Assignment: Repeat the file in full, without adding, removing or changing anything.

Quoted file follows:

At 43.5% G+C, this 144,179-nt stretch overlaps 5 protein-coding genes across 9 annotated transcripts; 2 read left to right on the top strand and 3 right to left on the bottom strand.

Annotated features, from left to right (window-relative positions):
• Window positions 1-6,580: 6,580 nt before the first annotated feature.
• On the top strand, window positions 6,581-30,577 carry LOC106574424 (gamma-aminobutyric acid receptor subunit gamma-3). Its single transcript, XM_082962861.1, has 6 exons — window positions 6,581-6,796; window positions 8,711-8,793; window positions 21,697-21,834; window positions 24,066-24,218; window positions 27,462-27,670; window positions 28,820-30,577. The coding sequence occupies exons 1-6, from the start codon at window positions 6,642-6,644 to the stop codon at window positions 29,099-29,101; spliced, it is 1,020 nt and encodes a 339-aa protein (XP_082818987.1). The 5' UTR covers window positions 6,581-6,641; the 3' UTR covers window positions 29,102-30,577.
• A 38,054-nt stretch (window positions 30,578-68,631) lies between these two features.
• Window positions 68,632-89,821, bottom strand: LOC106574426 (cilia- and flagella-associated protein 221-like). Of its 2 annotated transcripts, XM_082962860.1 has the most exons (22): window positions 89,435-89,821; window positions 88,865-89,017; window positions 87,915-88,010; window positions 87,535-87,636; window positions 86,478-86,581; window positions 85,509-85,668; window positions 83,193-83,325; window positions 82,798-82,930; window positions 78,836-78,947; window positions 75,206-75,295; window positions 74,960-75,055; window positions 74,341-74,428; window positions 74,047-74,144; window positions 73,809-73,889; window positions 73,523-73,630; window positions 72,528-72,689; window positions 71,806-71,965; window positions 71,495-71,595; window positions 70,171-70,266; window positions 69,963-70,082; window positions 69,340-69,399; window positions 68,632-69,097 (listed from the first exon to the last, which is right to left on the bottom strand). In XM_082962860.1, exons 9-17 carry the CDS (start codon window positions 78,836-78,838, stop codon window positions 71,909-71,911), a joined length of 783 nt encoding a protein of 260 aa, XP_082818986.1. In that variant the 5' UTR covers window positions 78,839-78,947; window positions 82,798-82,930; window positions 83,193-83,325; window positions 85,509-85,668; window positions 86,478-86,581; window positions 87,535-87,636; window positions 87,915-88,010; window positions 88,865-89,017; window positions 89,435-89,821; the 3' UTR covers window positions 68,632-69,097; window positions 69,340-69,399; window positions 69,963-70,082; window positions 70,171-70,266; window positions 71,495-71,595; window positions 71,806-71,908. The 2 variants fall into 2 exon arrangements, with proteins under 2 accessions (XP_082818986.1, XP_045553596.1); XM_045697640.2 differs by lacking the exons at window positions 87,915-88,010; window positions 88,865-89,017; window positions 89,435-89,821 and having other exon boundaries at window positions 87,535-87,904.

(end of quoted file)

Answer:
At 43.5% G+C, this 144,179-nt stretch overlaps 5 protein-coding genes across 9 annotated transcripts; 2 read left to right on the top strand and 3 right to left on the bottom strand.

Annotated features, from left to right (window-relative positions):
• Window positions 1-6,580: 6,580 nt before the first annotated feature.
• On the top strand, window positions 6,581-30,577 carry LOC106574424 (gamma-aminobutyric acid receptor subunit gamma-3). Its single transcript, XM_082962861.1, has 6 exons — window positions 6,581-6,796; window positions 8,711-8,793; window positions 21,697-21,834; window positions 24,066-24,218; window positions 27,462-27,670; window positions 28,820-30,577. The coding sequence occupies exons 1-6, from the start codon at window positions 6,642-6,644 to the stop codon at window positions 29,099-29,101; spliced, it is 1,020 nt and encodes a 339-aa protein (XP_082818987.1). The 5' UTR covers window positions 6,581-6,641; the 3' UTR covers window positions 29,102-30,577.
• A 38,054-nt stretch (window positions 30,578-68,631) lies between these two features.
• Window positions 68,632-89,821, bottom strand: LOC106574426 (cilia- and flagella-associated protein 221-like). Of its 2 annotated transcripts, XM_082962860.1 has the most exons (22): window positions 89,435-89,821; window positions 88,865-89,017; window positions 87,915-88,010; window positions 87,535-87,636; window positions 86,478-86,581; window positions 85,509-85,668; window positions 83,193-83,325; window positions 82,798-82,930; window positions 78,836-78,947; window positions 75,206-75,295; window positions 74,960-75,055; window positions 74,341-74,428; window positions 74,047-74,144; window positions 73,809-73,889; window positions 73,523-73,630; window positions 72,528-72,689; window positions 71,806-71,965; window positions 71,495-71,595; window positions 70,171-70,266; window positions 69,963-70,082; window positions 69,340-69,399; window positions 68,632-69,097 (listed from the first exon to the last, which is right to left on the bottom strand). In XM_082962860.1, exons 9-17 carry the CDS (start codon window positions 78,836-78,838, stop codon window positions 71,909-71,911), a joined length of 783 nt encoding a protein of 260 aa, XP_082818986.1. In that variant the 5' UTR covers window positions 78,839-78,947; window positions 82,798-82,930; window positions 83,193-83,325; window positions 85,509-85,668; window positions 86,478-86,581; window positions 87,535-87,636; window positions 87,915-88,010; window positions 88,865-89,017; window positions 89,435-89,821; the 3' UTR covers window positions 68,632-69,097; window positions 69,340-69,399; window positions 69,963-70,082; window positions 70,171-70,266; window positions 71,495-71,595; window positions 71,806-71,908. The 2 variants fall into 2 exon arrangements, with proteins under 2 accessions (XP_082818986.1, XP_045553596.1); XM_045697640.2 differs by lacking the exons at window positions 87,915-88,010; window positions 88,865-89,017; window positions 89,435-89,821 and having other exon boundaries at window positions 87,535-87,904.